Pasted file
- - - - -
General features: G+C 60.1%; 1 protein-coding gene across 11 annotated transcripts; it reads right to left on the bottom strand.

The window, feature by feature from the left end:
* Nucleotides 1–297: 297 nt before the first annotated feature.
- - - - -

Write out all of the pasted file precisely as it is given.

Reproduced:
General features: G+C 60.1%; 1 protein-coding gene across 11 annotated transcripts; it reads right to left on the bottom strand.

The window, feature by feature from the left end:
* Nucleotides 1–297: 297 nt before the first annotated feature.